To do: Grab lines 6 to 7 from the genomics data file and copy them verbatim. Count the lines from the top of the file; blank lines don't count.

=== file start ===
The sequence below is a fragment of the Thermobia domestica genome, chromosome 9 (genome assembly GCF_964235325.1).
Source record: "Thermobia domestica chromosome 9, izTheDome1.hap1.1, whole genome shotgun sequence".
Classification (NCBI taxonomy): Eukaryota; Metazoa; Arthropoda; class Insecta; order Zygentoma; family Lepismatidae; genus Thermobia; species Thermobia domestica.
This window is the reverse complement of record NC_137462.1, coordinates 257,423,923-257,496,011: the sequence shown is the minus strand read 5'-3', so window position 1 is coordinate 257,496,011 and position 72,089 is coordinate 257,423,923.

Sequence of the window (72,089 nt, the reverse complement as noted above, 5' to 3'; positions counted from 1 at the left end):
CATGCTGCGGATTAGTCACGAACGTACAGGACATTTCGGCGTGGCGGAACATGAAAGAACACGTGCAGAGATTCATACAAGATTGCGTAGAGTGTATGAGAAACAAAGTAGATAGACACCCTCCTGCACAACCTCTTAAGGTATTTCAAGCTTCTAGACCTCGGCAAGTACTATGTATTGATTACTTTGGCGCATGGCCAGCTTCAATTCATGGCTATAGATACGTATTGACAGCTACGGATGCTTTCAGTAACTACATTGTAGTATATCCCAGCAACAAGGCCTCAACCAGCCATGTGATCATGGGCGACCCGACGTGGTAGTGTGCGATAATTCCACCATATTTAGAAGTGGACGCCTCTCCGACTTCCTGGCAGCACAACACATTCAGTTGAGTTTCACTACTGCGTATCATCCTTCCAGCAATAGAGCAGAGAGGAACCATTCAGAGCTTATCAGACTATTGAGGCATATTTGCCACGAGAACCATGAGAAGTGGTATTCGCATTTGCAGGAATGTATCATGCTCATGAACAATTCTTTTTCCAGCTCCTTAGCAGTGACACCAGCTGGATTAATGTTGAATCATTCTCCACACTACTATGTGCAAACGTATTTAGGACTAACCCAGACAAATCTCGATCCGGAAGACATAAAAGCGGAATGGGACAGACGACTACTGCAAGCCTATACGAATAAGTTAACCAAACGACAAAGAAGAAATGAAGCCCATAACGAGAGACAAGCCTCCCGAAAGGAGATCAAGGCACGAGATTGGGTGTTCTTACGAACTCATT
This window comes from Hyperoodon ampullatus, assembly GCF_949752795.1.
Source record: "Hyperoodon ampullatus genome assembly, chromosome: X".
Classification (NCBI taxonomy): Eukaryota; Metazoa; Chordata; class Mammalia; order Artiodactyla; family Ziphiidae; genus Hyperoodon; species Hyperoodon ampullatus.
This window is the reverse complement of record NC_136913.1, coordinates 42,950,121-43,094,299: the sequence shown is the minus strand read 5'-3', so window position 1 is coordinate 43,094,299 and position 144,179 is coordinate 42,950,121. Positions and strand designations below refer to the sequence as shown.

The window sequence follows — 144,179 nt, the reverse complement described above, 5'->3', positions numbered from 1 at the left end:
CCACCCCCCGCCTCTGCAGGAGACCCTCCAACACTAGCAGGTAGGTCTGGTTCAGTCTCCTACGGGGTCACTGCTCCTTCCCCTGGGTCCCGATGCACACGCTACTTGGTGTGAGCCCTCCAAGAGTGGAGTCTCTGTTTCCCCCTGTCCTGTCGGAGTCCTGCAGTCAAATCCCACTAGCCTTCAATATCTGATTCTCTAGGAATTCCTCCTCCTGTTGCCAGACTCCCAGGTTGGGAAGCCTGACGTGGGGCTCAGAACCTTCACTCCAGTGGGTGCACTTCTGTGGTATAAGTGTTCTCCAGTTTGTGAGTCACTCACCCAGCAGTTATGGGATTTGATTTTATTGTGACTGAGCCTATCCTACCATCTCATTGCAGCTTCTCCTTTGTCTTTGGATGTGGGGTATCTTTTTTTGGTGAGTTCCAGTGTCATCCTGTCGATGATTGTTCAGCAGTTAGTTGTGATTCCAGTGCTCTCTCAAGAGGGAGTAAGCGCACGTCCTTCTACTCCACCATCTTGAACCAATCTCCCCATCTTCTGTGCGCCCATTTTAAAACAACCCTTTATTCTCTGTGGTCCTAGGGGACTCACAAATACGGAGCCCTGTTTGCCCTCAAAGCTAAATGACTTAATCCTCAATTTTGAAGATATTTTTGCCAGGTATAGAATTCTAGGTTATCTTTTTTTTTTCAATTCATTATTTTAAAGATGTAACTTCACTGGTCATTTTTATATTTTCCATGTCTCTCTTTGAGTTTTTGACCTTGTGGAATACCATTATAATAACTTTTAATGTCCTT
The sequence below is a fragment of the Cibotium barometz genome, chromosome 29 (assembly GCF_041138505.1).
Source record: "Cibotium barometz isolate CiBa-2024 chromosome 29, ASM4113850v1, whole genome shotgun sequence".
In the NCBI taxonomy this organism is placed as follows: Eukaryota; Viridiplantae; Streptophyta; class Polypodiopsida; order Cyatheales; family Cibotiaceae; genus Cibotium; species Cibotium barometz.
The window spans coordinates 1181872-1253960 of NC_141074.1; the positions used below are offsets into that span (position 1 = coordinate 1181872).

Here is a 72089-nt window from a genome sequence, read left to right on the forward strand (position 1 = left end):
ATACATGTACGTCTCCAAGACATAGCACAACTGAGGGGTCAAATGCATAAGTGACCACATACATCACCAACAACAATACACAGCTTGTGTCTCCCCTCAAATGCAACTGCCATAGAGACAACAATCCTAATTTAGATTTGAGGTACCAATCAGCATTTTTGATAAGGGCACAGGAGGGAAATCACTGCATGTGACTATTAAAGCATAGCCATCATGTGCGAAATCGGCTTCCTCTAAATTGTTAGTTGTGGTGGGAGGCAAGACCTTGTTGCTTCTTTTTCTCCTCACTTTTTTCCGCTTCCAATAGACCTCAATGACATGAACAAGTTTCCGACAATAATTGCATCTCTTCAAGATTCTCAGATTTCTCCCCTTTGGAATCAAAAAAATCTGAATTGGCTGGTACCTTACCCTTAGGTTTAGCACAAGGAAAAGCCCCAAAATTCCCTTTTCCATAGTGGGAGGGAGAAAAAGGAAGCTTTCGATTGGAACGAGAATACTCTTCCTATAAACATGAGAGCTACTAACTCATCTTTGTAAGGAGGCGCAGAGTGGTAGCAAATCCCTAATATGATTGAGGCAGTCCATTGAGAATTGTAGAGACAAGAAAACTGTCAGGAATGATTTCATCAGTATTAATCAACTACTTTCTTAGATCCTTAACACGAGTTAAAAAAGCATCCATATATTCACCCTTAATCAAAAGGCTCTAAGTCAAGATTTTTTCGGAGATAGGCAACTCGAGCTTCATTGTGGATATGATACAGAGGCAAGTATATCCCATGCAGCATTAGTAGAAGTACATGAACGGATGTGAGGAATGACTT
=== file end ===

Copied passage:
CATGCTGCGGATTAGTCACGAACGTACAGGACATTTCGGCGTGGCGGAACATGAAAGAACACGTGCAGAGATTCATACAAGATTGCGTAGAGTGTATGAGAAACAAAGTAGATAGACACCCTCCTGCACAACCTCTTAAGGTATTTCAAGCTTCTAGACCTCGGCAAGTACTATGTATTGATTACTTTGGCGCATGGCCAGCTTCAATTCATGGCTATAGATACGTATTGACAGCTACGGATGCTTTCAGTAACTACATTGTAGTATATCCCAGCAACAAGGCCTCAACCAGCCATGTGATCATGGGCGACCCGACGTGGTAGTGTGCGATAATTCCACCATATTTAGAAGTGGACGCCTCTCCGACTTCCTGGCAGCACAACACATTCAGTTGAGTTTCACTACTGCGTATCATCCTTCCAGCAATAGAGCAGAGAGGAACCATTCAGAGCTTATCAGACTATTGAGGCATATTTGCCACGAGAACCATGAGAAGTGGTATTCGCATTTGCAGGAATGTATCATGCTCATGAACAATTCTTTTTCCAGCTCCTTAGCAGTGACACCAGCTGGATTAATGTTGAATCATTCTCCACACTACTATGTGCAAACGTATTTAGGACTAACCCAGACAAATCTCGATCCGGAAGACATAAAAGCGGAATGGGACAGACGACTACTGCAAGCCTATACGAATAAGTTAACCAAACGACAAAGAAGAAATGAAGCCCATAACGAGAGACAAGCCTCCCGAAAGGAGATCAAGGCACGAGATTGGGTGTTCTTACGAACTCATT
This window comes from Hyperoodon ampullatus, assembly GCF_949752795.1.